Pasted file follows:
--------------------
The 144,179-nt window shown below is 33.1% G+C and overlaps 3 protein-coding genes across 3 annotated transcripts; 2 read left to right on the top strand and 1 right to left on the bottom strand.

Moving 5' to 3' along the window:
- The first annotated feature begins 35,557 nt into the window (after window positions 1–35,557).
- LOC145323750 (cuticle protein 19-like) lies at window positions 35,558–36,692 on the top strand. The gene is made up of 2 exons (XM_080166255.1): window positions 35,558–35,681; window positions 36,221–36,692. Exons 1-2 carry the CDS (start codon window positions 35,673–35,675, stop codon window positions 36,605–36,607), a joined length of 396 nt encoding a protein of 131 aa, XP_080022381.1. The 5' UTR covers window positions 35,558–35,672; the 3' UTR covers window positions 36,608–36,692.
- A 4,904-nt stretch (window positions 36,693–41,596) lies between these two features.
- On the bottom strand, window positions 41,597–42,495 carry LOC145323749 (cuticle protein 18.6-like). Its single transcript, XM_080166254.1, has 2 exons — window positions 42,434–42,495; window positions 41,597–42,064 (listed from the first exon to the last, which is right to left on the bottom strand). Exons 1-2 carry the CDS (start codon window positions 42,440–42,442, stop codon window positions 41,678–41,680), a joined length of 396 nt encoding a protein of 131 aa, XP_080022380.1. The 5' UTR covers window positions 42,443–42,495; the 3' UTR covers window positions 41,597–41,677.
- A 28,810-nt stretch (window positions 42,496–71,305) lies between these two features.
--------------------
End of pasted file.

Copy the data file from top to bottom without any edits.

The 144,179-nt window shown below is 33.1% G+C and overlaps 3 protein-coding genes across 3 annotated transcripts; 2 read left to right on the top strand and 1 right to left on the bottom strand.

Moving 5' to 3' along the window:
- The first annotated feature begins 35,557 nt into the window (after window positions 1–35,557).
- LOC145323750 (cuticle protein 19-like) lies at window positions 35,558–36,692 on the top strand. The gene is made up of 2 exons (XM_080166255.1): window positions 35,558–35,681; window positions 36,221–36,692. Exons 1-2 carry the CDS (start codon window positions 35,673–35,675, stop codon window positions 36,605–36,607), a joined length of 396 nt encoding a protein of 131 aa, XP_080022381.1. The 5' UTR covers window positions 35,558–35,672; the 3' UTR covers window positions 36,608–36,692.
- A 4,904-nt stretch (window positions 36,693–41,596) lies between these two features.
- On the bottom strand, window positions 41,597–42,495 carry LOC145323749 (cuticle protein 18.6-like). Its single transcript, XM_080166254.1, has 2 exons — window positions 42,434–42,495; window positions 41,597–42,064 (listed from the first exon to the last, which is right to left on the bottom strand). Exons 1-2 carry the CDS (start codon window positions 42,440–42,442, stop codon window positions 41,678–41,680), a joined length of 396 nt encoding a protein of 131 aa, XP_080022380.1. The 5' UTR covers window positions 42,443–42,495; the 3' UTR covers window positions 41,597–41,677.
- A 28,810-nt stretch (window positions 42,496–71,305) lies between these two features.